With wages stagnant and more children growing up in poverty, there’s a place for Labour to reach voters who a better Britain.
No matter how exceptional the circumstances of Brexit and austerity, or how much is currently at stake, this election, like any other, can be boiled down to one thing: how politics resonates with voters’ lives. We saw it with the leave campaign’s “take back control” – a message that simultaneously spoke to fears and hopes – and hear it each time Theresa May positions herself as “strong and stable”. And, inconveniently for the Conservatives, it sits at the heart of the most important matter of all: in Britain today, millions of voters work hard, week in week out, but are struggling more than ever before.
The words Labour chose for the launch of its election campaign this week spoke directly to this feeling: 8 June is “a chance to take our wealth back”, to “transform Britain for the many not the few”, to overcome a “rigged” system. This is not empty rhetoric, but a response to what is now a reality for an increasing share of society.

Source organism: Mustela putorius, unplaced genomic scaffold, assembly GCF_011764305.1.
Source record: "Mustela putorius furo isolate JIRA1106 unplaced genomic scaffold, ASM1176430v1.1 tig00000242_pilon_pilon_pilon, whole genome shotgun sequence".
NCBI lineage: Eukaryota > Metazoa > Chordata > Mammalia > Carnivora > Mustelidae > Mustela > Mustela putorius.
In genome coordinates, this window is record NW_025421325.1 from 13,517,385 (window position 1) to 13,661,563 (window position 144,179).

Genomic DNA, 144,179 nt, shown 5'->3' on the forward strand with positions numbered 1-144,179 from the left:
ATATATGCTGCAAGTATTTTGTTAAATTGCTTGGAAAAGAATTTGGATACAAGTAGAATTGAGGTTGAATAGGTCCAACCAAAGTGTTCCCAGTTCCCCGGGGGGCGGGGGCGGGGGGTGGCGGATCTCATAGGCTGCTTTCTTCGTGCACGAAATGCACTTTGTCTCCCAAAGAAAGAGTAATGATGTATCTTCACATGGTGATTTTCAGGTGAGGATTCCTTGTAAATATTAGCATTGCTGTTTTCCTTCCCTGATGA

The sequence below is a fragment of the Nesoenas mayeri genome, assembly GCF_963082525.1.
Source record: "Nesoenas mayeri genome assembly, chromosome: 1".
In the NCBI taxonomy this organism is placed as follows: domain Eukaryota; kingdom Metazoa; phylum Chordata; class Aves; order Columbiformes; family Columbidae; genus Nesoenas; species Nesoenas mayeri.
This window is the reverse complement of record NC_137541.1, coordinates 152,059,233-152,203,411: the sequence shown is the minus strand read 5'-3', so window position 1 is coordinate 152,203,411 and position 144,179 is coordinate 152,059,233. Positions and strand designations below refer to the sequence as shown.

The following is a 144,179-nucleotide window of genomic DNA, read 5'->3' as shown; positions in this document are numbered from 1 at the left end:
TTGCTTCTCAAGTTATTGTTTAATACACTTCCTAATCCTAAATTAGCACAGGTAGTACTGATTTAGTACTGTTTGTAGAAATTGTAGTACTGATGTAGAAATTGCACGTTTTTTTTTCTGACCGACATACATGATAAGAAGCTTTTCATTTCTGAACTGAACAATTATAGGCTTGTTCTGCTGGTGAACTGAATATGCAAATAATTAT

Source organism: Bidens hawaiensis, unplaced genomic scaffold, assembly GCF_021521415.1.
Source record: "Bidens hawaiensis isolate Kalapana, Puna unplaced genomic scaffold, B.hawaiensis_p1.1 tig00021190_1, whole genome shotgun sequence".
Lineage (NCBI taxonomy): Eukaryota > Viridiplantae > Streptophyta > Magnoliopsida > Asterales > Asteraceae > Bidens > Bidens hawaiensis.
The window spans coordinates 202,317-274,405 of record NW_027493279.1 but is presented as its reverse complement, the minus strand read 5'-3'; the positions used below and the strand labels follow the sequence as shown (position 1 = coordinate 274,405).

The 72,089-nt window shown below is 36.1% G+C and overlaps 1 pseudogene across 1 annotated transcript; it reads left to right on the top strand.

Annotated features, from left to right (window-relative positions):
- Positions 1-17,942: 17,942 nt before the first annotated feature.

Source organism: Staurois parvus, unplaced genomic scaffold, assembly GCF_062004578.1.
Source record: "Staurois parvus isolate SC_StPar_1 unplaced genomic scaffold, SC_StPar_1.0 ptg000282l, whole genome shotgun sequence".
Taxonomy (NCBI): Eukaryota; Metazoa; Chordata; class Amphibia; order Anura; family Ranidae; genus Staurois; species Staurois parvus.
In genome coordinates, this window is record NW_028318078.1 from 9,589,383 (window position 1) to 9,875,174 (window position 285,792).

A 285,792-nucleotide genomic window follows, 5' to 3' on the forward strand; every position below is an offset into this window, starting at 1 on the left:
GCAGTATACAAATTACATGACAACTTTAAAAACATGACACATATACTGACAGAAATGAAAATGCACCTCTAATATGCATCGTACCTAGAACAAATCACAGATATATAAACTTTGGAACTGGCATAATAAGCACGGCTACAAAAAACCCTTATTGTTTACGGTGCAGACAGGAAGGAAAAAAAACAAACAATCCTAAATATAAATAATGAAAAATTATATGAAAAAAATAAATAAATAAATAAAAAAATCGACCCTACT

For proof, just look at two news stories from the past seven days: one that made headlines, and the other that got barely a whisper. As 2017’s much-publicised “rich list” showed, the UK’s richest 1,000 individuals and families have watched their wealth grow 14% in the past year, while the Institute for Fiscal Studies released a report saying that during the course of the next parliament incomes would stagnate and inequality increase.
This comes as the Office for Budget Responsibility forecasts another year of squeezed wages and inflation spikes – that’s in the midst of the worst decade for pay growth since the Napoleonic wars – as outlays, from council tax, energy bills and the weekly shop continue to grow. The number of children in absolute poverty – the point where parents can’t afford even the essentials for their children – is now at its highest rate in almost two decades. The only reason poverty figures in general are unlikely to rise over the next five years is because the people set to be hit have already been pushed below the poverty line by previous cuts.